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Reflections of a New Parent on Television, or How I Learned to Stop Worrying About My Street Cred and Love Terrible Television


"Really, Mom? Bent? You're embarrassing yourself."

Everything changes with a newborn (duh!), including one’s ability to love and loathe television programs. Having spent the last six weeks caring for a tiny, crying, needy, eating machine (plus a baby- hey-o! Sorry, Chris), I have experienced first-hand the desperation and shallowness with which a new parent engages with the electric story box.

There are a few factors that impact my television choices these days.  First, I’m nursing a baby, and that means I practically have a tiny, but voracious dinosaur attached to me for like six hours a day. This leaves me wanting several things from television.  First, that it is on when I’m nursing. Constantly. Otherwise I fall asleep, make up songs about sore nipples or unyielding baby poop avalanches, or start styling my poor son’s hair like various celebrities (Jersey Shore regulars, Brian Williams, and Justin Bieber are inspirations).  Constant television means that you run out of “top tier” options quickly, and become a hell of a lot less discriminating. Second, it’s May.  That means all my favorite shows have wrapped up the airing of new episodes for the season. Third, I spend a lot of time with my beautiful television in the wee hours of the night, when (ruling out infomercials) the buffet of delightful cable offerings features slim pickings.  Like, really slim. Like, the buffet closes in twenty minutes, and all that’s left is one tough, overly-sauced riblet under a heat lamp slim.

However, even with these limitations, I find postpartum television watching to differ from my pre-parenting habits.  I’m a little more desperate, infinitely more tired, and I can’t commit to an hour-long program with much consistency.  I also can’t focus on complex plots (or, let’s face it, even moderately interesting plots or serialized shows).  Sorry, Mad Men, Community, and Veep, the oscillation between subtle humor and wacky plotlines are too much for me these days.

I believe all of this will change with time, but in the interim, I’m enjoying watching shows I hadn’t (had to) before. So, for all you new parents, bed ridden caretakers to small monkeys, or inattentive insomniacs out there, here’s my take on what to watch (or begrudgingly accept) during this time of immersion into dumber television:


Canceled Shows: New shows still available on On Demand or Hulu that have already gotten the boot from networks are the awesome hook-up buddies of TV.  They’re generally unsatisfying and leave you feeling cheap, but they meet your immediate needs without the fear of commitment.  It doesn’t matter if the baby cries relentlessly or I’m running to wash spit-up off the couch, because I don’t care at all about the characters, and the long-term narrative of the show promises to end abruptly and disjointedly anyway.  I particularly recommend GCB and Best Friends Forever for a steamy one-season stand.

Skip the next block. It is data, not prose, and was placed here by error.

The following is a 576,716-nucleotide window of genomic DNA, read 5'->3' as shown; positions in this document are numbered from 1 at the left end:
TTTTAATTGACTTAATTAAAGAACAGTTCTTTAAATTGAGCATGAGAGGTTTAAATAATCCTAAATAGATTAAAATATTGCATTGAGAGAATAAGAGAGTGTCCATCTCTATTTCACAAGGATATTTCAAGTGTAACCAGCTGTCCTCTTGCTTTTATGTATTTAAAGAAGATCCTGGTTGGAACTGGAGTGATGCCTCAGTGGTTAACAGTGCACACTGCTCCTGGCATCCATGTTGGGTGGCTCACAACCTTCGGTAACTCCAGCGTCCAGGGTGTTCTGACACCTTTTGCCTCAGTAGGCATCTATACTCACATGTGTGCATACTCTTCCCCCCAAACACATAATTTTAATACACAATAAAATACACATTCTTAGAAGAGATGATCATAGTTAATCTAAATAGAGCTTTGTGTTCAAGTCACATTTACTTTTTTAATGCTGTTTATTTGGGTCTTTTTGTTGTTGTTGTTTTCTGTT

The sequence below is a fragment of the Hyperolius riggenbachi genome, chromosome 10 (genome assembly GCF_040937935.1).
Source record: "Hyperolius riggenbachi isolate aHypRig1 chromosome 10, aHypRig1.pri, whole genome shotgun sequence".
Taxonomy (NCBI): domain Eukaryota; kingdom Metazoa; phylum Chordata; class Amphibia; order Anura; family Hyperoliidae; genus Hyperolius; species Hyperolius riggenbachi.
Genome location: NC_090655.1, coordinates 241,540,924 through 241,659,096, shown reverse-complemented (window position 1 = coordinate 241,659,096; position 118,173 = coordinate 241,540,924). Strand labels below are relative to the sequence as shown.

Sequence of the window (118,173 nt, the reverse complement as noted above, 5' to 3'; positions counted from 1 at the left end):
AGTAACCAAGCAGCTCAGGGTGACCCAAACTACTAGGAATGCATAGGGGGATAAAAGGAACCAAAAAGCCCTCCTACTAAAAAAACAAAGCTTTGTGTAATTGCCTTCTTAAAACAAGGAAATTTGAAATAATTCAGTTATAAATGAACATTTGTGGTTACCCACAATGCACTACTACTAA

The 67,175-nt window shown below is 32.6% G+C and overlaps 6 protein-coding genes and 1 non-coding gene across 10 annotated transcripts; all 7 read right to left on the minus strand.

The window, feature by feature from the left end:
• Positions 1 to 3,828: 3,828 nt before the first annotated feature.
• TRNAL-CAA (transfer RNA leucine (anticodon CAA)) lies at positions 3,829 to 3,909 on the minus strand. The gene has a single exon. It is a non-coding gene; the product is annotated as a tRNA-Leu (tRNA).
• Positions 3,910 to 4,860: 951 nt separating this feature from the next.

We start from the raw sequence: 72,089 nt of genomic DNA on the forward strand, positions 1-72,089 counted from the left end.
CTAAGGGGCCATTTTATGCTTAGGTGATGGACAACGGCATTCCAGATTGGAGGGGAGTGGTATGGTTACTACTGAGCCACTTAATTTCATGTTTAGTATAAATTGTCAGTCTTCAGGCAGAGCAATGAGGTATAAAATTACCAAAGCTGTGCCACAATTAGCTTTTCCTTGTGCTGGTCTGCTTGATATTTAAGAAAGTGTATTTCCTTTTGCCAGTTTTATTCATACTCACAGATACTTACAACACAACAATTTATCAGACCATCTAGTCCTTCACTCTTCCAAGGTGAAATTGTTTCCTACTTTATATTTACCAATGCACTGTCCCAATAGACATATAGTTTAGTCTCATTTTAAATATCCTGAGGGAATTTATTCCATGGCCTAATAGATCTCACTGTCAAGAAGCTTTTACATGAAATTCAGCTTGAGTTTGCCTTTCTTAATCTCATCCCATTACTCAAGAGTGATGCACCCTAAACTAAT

Cooking Competitions: Available on live television 20 hours a day, food competitions make for pretty, superficial viewing pleasure.  Only have 15 minutes of calm from the baby in your arms?  That’s just enough time to find out who lost the appetizer round, and what the X durian fruit is.  Also, food. Is. Delicious. If I can coordinate watching one of these shows with actually eating something, I feel particularly self-satisfied. Once, I caught myself saying “Jerksica, for the win!” during one of these moments, and my son gave me a pitying frown.  He’s so smart, he’s judging others at a nine-month level. I recommend Chopped, Iron Chef, Cupcake Wars, and Sweet Genius.  Sweet Genius is especially good for 2:00 a.m. feedings, when the equally cloying desserts and host, conveyor belt of ingredients, strange accent, and intensely weird props match my own late-night delirium.




Old School Sitcoms: Great (and not-so-great) sitcoms are on in syndication somewhere on your remote 24 hours a day.  They’re also mindless, occasionally funny, and nostalgic.  I don’t identify any more readily with the parents on Roseanne or Home Improvement that I did pre-baby, but I appreciate a well-delivered one-liner from the family matriarch or a slapstick accident with installing a home security system just as much.  More even, depending on how sleep-starved I am on any given night.  Plus, if I can find any humor in a circular saw getting the better of Tim Allen, I can definitely navigate any bodily function Baby throws my way.  And if not, I can always console myself with television.

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